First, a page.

John Moore/Getty Images
Weld Country sheriff's deputies search for Falcon Heene, 6, before learning he had been found alive October 15, 2009 southeast of Ft. Collins, Colorado. Falcon, 6, was found hiding in the attic of his home.
Hoaxes have long been a part of history, from the ancient Greeks to modern day. In celebration of April Fool's Day, count down with us some of the greatest moments of trickery known to man.
The Trojan Horse
Whether you believe the tale Virgil tells in "The Aenied" is fact or fiction, the Trojan Horse still stands as one of the greatest hoaxes known to history, real or literary. Legend has it that the Greeks, in a longstanding war against the Trojans, built a giant (and hollow) wooden horse and presented it to their rivals. After the Trojans willingly brought the peace offering into their fortified city, an army of Greeks burst out of the statue and effectively crushed the opposition, using what’s now considered to be one of the oldest tricks in the book.
Photos by Haywood Magee/Picture Post/Getty Im
"The War of the Worlds" Broadcast
On Halloween night, 1938, a radio broadcast of H.G. Wells’ 1898 science fiction novel "The War of the Worlds" had people convinced that aliens were invading the United States. The broadcast was orchestrated by the famous Orson Welles (pictured above, answering questions from the press the following day). Much of the show was in an “emergency bulletin” format. Those who tuned in mid-broadcast didn't recognize that they had stumbled upon a fictional show and instead thought they had tuned in just in time to hear emergency announcements that aliens were invading. Welles claimed he hadn't foreseen the hysteria. The event is still commemorated to this day in Grover’s Mill, N.J. (home to the “invasion”) by a stone monument.
The Piltdown Man
The Piltdown Man is literally the definition of hoax. In 1912, Charles Dawson and Arthur Smith Woodward unearthed a strange set of fossils in Sussex, England. These fragments would be pieced together to form the "Piltdown Man" skull and were famously hailed as proof of the "missing link" between humans and apes, according to the British Natural History Museum, which uses the incident as a prime example of "bad science." It would take 40 years, and the invention of better scientific dating, for the skull to be revealed as a fake. To this day, no one (or no group of individuals) has been identified as the mastermind behind the Piltdown Man hoax, although there have been theories.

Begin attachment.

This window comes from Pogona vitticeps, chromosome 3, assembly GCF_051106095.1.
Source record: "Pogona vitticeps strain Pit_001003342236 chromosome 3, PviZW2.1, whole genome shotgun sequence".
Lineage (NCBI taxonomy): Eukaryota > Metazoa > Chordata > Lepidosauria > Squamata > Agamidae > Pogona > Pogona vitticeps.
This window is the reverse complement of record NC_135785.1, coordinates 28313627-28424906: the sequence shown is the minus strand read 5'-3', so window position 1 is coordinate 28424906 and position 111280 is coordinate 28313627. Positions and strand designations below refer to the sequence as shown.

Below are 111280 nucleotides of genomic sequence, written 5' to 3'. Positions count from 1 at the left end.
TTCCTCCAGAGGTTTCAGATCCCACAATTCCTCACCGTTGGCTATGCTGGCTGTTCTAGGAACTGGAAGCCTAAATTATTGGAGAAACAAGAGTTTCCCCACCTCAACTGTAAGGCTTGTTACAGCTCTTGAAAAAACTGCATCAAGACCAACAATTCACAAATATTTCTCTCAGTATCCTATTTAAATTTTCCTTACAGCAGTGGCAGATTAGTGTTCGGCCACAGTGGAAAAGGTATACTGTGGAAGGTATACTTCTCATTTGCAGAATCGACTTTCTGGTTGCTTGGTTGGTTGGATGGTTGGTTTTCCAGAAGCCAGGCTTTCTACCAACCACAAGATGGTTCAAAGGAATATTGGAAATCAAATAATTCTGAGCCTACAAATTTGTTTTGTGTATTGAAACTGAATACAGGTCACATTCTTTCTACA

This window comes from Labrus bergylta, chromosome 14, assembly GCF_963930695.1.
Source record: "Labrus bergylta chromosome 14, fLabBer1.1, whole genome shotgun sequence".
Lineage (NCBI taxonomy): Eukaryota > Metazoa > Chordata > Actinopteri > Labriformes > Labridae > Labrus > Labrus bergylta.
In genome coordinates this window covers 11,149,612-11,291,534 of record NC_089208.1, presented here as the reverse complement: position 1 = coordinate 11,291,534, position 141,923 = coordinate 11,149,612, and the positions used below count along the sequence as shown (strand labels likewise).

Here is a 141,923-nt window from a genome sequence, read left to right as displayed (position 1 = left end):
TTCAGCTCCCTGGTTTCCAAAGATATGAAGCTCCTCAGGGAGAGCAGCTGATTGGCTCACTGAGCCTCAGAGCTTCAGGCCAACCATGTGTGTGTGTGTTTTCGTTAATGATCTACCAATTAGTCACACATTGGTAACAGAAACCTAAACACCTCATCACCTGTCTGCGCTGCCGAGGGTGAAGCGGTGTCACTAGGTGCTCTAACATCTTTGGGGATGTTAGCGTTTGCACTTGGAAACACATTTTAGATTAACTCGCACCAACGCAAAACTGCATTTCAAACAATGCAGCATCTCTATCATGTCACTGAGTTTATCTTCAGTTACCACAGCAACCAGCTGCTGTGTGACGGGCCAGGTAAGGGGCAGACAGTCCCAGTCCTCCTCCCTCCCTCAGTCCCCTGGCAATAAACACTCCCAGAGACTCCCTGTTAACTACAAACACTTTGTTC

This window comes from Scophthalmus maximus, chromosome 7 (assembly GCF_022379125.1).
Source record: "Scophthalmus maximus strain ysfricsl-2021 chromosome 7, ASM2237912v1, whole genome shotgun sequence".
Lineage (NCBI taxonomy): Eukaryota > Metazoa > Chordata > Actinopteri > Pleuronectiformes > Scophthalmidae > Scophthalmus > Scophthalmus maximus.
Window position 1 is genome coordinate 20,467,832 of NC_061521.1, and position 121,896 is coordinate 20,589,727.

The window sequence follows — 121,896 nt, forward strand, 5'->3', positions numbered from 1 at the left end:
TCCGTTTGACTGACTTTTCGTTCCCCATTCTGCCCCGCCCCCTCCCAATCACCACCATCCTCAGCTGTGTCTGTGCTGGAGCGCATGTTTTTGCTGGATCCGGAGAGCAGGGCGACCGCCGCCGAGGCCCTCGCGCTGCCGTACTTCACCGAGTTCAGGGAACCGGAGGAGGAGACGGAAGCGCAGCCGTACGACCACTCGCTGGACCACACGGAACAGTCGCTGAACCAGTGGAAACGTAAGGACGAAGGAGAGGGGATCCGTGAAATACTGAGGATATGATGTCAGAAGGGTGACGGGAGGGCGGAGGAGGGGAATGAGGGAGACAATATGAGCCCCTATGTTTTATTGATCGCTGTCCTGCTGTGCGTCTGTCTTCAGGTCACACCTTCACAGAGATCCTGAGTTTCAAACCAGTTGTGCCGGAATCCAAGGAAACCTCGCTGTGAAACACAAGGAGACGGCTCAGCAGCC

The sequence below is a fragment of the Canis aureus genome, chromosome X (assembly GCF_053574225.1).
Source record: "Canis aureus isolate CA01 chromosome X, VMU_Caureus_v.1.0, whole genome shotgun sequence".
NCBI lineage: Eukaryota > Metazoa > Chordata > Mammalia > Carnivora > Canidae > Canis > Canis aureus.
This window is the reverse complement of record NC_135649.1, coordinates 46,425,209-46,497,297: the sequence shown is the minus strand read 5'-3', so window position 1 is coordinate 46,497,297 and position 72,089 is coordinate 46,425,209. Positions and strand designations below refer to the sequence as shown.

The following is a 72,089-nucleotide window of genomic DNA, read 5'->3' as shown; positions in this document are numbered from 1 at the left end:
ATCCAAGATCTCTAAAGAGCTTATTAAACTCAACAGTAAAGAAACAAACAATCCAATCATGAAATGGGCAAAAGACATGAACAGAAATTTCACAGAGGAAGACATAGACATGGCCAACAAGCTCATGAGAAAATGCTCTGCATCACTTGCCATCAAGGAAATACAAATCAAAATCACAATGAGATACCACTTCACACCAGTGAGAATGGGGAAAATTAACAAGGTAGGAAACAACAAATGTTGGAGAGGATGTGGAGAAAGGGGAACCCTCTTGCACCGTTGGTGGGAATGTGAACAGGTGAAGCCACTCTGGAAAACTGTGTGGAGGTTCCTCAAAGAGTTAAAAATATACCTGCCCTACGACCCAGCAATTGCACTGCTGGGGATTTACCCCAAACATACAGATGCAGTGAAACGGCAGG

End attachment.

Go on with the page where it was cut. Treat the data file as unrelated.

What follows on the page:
In the midst of WWII, on June 4, 1944, the U.S. Navy captured the German submarine U-505 and kept it and its surviving crew members a secret. The Allied forces hoped to use the materials and code books found aboard the sub against the Nazis without the opposition knowing they had an upper hand. And it worked. U-505 was towed to Bermuda. The 58 Nazi soldiers captured during the raid were kept in relative isolation and not allowed to send letters from their imprisonment. The German army considered them dead, even sending notice to their families, according to Chicago’s Museum of Science and Industry, where the submarine currently is on exhibit to the public. The survivors were eventually released at the end of the war.
Heene Family Video Released to Press/YouTube
Perhaps once of history's most recent hoaxes, the plight of a young boy, Falcon Heene, supposedly launched (accidentally of course) into the Colorado skies in his family's UFO-like balloon, captured widespread media attention on Oct. 15, 2009. Heene would later be found safe and sound, hiding in his family's home. In a news interview the next day, young Falcon Heene would also accidentally mention it "was for the show," revealing the hoax. His parents, Richard and Mayumi Heene, admitted to orchestrating the entire incident for the publicity. They were fined and had to serve jail time.
Charismatic Notre Dame linebacker Manti Te'o may have just sealed his place in the history books, not for his impressive victories on the field, but for being involved in (knowingly or not) a widespread hoax involving a dying girlfriend who, it turns out, never existed.
In interviews last year, Te'o spoke about the personal obstacles and tragedies he'd overcome on his way to football excellence — most notably the deaths of his beloved grandmother and his girlfriend and love of his life, Lennay Kekua, within the same day. Te'o talked about the pain of losing both so close to him, as well as Kekua's emotional struggle — and finally losing battle — with leukemia. Though Te'o never met Kekua, the pair communicated mainly through e-mails and text messages.